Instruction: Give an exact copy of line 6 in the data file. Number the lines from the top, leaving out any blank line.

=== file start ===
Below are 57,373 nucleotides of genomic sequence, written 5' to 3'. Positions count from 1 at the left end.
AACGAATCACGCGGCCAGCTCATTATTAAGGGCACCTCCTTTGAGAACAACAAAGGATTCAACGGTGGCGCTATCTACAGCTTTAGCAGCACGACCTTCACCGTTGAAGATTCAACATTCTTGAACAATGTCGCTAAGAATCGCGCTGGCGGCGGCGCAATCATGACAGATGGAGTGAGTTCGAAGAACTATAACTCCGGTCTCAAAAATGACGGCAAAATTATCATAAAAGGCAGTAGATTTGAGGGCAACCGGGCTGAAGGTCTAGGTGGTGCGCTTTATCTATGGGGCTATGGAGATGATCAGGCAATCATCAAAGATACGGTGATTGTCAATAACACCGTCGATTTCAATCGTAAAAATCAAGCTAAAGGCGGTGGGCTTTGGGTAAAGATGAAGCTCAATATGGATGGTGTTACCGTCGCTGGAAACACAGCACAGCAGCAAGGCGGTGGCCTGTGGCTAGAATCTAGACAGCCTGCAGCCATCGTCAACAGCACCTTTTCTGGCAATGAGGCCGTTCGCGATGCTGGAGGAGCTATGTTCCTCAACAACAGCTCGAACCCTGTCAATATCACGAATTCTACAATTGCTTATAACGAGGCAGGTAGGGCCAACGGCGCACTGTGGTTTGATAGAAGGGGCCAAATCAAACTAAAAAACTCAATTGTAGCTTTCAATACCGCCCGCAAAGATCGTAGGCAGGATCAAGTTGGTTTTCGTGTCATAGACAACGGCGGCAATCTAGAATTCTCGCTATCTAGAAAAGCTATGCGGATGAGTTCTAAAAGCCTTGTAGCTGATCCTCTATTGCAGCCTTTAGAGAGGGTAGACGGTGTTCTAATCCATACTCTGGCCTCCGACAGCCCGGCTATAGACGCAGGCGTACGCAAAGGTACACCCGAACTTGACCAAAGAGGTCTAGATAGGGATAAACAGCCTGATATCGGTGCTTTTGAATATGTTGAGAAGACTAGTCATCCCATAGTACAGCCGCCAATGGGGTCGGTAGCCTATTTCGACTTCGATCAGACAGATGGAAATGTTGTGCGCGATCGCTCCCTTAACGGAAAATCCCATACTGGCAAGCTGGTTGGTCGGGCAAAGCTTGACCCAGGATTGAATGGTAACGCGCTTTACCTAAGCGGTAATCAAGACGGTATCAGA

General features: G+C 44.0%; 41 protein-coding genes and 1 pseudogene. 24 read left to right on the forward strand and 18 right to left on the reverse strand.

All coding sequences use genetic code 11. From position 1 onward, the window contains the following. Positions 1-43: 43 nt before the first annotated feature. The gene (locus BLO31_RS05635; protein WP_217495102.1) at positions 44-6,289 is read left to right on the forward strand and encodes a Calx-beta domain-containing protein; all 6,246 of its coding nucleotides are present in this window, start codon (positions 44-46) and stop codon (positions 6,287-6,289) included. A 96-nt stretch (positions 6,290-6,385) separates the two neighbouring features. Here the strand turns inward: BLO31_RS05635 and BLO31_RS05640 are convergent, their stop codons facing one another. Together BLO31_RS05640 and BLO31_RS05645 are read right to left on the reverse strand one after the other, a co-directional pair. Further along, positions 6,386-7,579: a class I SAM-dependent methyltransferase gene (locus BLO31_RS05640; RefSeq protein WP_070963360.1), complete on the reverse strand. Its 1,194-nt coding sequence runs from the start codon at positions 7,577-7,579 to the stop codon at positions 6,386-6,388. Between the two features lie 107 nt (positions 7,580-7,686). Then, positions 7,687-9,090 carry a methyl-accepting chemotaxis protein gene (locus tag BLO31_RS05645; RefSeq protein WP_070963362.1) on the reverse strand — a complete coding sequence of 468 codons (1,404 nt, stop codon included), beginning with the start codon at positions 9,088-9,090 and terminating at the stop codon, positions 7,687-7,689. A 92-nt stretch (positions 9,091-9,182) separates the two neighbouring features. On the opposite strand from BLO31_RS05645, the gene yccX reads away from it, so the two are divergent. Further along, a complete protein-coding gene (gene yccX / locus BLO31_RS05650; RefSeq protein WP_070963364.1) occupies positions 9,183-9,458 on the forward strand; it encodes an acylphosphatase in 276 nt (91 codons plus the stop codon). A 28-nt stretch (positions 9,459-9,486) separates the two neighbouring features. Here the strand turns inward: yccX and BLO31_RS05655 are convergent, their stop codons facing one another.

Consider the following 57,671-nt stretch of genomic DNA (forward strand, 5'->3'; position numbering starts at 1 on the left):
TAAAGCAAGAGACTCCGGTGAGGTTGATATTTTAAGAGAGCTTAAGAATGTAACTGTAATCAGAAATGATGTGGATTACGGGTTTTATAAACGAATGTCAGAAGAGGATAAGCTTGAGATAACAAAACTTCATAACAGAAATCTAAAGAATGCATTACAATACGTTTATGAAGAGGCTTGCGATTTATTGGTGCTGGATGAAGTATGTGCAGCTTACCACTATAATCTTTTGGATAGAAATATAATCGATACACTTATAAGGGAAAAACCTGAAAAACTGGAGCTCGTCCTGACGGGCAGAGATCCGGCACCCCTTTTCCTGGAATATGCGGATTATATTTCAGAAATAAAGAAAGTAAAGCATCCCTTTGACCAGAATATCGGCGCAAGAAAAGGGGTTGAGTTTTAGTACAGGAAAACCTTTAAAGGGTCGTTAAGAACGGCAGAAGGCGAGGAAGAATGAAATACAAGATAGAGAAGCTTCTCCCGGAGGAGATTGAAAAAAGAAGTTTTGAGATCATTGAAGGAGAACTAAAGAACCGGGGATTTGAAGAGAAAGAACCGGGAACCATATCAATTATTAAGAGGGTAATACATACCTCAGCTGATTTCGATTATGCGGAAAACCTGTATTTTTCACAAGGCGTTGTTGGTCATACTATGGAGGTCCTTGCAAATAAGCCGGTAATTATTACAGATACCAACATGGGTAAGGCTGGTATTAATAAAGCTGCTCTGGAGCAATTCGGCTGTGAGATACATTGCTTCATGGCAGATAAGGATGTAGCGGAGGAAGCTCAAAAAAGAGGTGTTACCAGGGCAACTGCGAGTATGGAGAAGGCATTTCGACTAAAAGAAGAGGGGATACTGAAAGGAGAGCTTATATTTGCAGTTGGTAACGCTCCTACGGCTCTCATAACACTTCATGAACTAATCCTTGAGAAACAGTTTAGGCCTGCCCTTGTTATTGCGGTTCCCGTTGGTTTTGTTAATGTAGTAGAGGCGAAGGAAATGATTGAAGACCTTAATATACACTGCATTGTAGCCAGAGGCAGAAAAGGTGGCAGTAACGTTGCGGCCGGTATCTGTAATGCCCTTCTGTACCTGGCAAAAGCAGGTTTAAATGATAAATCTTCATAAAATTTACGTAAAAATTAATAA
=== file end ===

TAAAGCAAGAGACTCCGGTGAGGTTGATATTTTAAGAGAGCTTAAGAATGTAACTGTAATCAGAAATGATGTGGATTACGGGTTTTATAAACGAATGTCAGAAGAGGATAAGCTTGAGATAACAAAACTTCATAACAGAAATCTAAAGAATGCATTACAATACGTTTATGAAGAGGCTTGCGATTTATTGGTGCTGGATGAAGTATGTGCAGCTTACCACTATAATCTTTTGGATAGAAATATAATCGATACACTTATAAGGGAAAAACCTGAAAAACTGGAGCTCGTCCTGACGGGCAGAGATCCGGCACCCCTTTTCCTGGAATATGCGGATTATATTTCAGAAATAAAGAAAGTAAAGCATCCCTTTGACCAGAATATCGGCGCAAGAAAAGGGGTTGAGTTTTAGTACAGGAAAACCTTTAAAGGGTCGTTAAGAACGGCAGAAGGCGAGGAAGAATGAAATACAAGATAGAGAAGCTTCTCCCGGAGGAGATTGAAAAAAGAAGTTTTGAGATCATTGAAGGAGAACTAAAGAACCGGGGATTTGAAGAGAAAGAACCGGGAACCATATCAATTATTAAGAGGGTAATACATACCTCAGCTGATTTCGATTATGCGGAAAACCTGTATTTTTCACAAGGCGTTGTTGGTCATACTATGGAGGTCCTTGCAAATAAGCCGGTAATTATTACAGATACCAACATGGGTAAGGCTGGTATTAATAAAGCTGCTCTGGAGCAATTCGGCTGTGAGATACATTGCTTCATGGCAGATAAGGATGTAGCGGAGGAAGCTCAAAAAAGAGGTGTTACCAGGGCAACTGCGAGTATGGAGAAGGCATTTCGACTAAAAGAAGAGGGGATACTGAAAGGAGAGCTTATATTTGCAGTTGGTAACGCTCCTACGGCTCTCATAACACTTCATGAACTAATCCTTGAGAAACAGTTTAGGCCTGCCCTTGTTATTGCGGTTCCCGTTGGTTTTGTTAATGTAGTAGAGGCGAAGGAAATGATTGAAGACCTTAATATACACTGCATTGTAGCCAGAGGCAGAAAAGGTGGCAGTAACGTTGCGGCCGGTATCTGTAATGCCCTTCTGTACCTGGCAAAAGCAGGTTTAAATGATAAATCTTCATAAAATTTACGTAAAAATTAATAA